Amidst public backlash to the decision in Smith, Congress enacted the Religious Freedom Restoration Act, or RFRA, in 1993.  Introduced by Chuck Schumer and Ted Kennedy, it passed the House unanimously and the Senate almost unanimously and was signed into law by President Clinton.  RFRA, which is still in effect today, provides robust protection for religious liberty, declaring that the government may substantially burden a person’s exercise of religion only if in furtherance of a compelling interest and only if the law is the least restrictive means of furthering that interest.

In summary, for decades now American society has functioned with a weak Free Exercise Clause (Smith) but strong federal statutory protections (RFRA).

So how does the Equality Act get around RFRA? Simple: Section 9 of the Act creates a provision stating that RFRA “shall not provide a claim concerning, or a defense to a claim under . . . or provide a basis for challenging the application or enforcement of” the laws the Act amends.  In other words, it effectively repeals RFRA where needed most.

This short provision is the Act’s most destructive provision.  It destroys the bargain America struck in 1993 to preserve religious liberty.  Indeed, in exempting itself from RFRA, the Equality Act not only does not seek to balance the interests of gay and transgender rights advocates with those of objecting religious adherents, it essentially recognizes that even where the government is substantially burdening a person’s exercise of religion and even where that burden is not justified by a compelling interest and/or is not the least restrictive means of furthering such an interest—the circumstances where RFRA might be triggered—the adherent’s religious scruples must give way.  The Equality Act destroys the concept of religious liberty as heretofore understood in the United States when it comes to matters such as sexual orientation or gender identity.

This might, it should be noted, provide the basis for a constitutional challenge—even under Smith. In passing the Equality Act, Congress would arguably be targeting certain religious beliefs, i.e., those adhering to the traditional views of human sexuality and gender held by the Abrahamic faiths.  See, e.g., Church of the Lukumi Babalu Aye, Inc. v. City of Hialeah, 508 U.S. 520, 521 (1993) (“Official action that targets religious conduct for distinctive treatment cannot be shielded by mere compliance with the requirement of facial neutrality.”).  In addition, Smith has come under substantial criticism and a number of Justices have expressed an interest in reconsidering its holding. In fact, the question of Smith’s continued viability is currently before the Court in Fulton v. City of Philadelphia, Pennsylvania, No. 19-123.  But, as things stand today, there is no assurance that the Equality Act would be struck down by the courts. In fact, it is likely that it would not be.[1]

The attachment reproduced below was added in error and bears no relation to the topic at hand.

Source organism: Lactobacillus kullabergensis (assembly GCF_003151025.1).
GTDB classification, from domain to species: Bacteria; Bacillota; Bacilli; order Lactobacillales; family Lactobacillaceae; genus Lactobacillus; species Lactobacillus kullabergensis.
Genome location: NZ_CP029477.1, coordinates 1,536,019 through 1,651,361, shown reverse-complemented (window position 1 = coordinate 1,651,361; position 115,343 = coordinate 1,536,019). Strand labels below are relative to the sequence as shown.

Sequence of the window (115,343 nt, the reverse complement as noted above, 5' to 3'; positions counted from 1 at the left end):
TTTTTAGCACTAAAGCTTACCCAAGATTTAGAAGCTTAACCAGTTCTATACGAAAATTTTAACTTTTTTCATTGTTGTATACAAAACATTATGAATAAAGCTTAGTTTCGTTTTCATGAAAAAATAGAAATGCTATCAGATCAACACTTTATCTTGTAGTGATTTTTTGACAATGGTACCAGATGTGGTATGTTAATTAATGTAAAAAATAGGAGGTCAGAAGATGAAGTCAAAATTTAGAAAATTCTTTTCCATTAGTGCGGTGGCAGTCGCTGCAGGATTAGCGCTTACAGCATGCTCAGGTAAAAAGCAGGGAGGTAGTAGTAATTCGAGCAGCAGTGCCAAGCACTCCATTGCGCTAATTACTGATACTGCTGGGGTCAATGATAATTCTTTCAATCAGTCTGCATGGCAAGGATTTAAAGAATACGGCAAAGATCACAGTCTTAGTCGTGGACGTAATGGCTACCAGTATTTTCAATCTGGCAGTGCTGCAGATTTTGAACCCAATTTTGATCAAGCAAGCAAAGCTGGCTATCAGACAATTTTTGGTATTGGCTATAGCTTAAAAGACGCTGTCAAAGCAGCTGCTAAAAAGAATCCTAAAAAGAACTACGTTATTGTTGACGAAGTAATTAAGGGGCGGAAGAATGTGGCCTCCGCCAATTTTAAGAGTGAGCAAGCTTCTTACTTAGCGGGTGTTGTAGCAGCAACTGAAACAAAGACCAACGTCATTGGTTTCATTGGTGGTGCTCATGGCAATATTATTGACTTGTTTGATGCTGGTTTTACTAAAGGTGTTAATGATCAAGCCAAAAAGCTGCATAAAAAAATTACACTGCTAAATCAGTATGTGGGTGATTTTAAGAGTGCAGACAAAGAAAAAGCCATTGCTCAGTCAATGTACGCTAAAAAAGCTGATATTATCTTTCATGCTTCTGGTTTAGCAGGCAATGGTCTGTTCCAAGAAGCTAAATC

Nor would the Wisconsin Constitution provide any bar to the Equality Act’s application.  It is true that Wisconsinites enjoy robust religious liberty protections; in 1996 the Wisconsin Supreme Court unanimously rejected Smith and concluded that that document’s conscience clause operates much like RFRA.  But the U.S. Constitution’s Supremacy Clause provides that federal statutes trump state constitutional provisions.  In a lawsuit over the Equality Act, the Wisconsin Constitution would not even be a consideration.

Ultimately the Act’s RFRA exemption could well result in the Act’s own demise.  The Supreme Court, faced with a country possessing seriously limited religious liberty protections, might eventually feel compelled to overrule Smith and reinstate RFRA’s framework as a matter of constitutional law.  But not before the Equality Act forced countless Americans to violate their own consciences or shutter their businesses, hospitals, and schools.

The Equality Act is Wrong for Wisconsin

The Equality Act is aptly named insofar as it seeks to prize the ideal of equality above all things (though actually failing to do so).  It is therefore very easy to demagogue—opponents must necessarily hate not only gay and transgender individuals, but the very notion of equality itself!

This is false, of course.  Equality is often in tension with a second ideal, liberty, and it is the job of responsible lawmakers to strike the proper balance between the two.  Thus, there may be conceivable laws that would actually help bridge the divide between all sides on issues relating to gay and transgender individuals. But the Equality Act’s authors did not try to accomplish this goal; they simply decided that religious liberty does not matter.

In reality, a vote in favor of the Equality Act is a vote to overturn the bipartisan Religious Freedom Restoration Act and what it represents—in the words of James Madison, “That Religion or the duty we owe to our Creator, and the manner of discharging it, being under the direction of reason and conviction only, not of violence or compulsion, all men are equally entitled to the full and free exercise of it according to the dictates of Conscience.”  Lawmakers need to vote no.


[1] It is possible that application of the Equality Act to certain expressive conduct may run afoul of the First Amendment’s protection of free speech.  See Masterpiece Cakeshop, Ltd. v. Colorado C.R. Comm’n, ___ U.S. ___, 138 S. Ct. 1719, 1740-48 (2018) (Thomas, J., concurring in part and concurring in the judgment).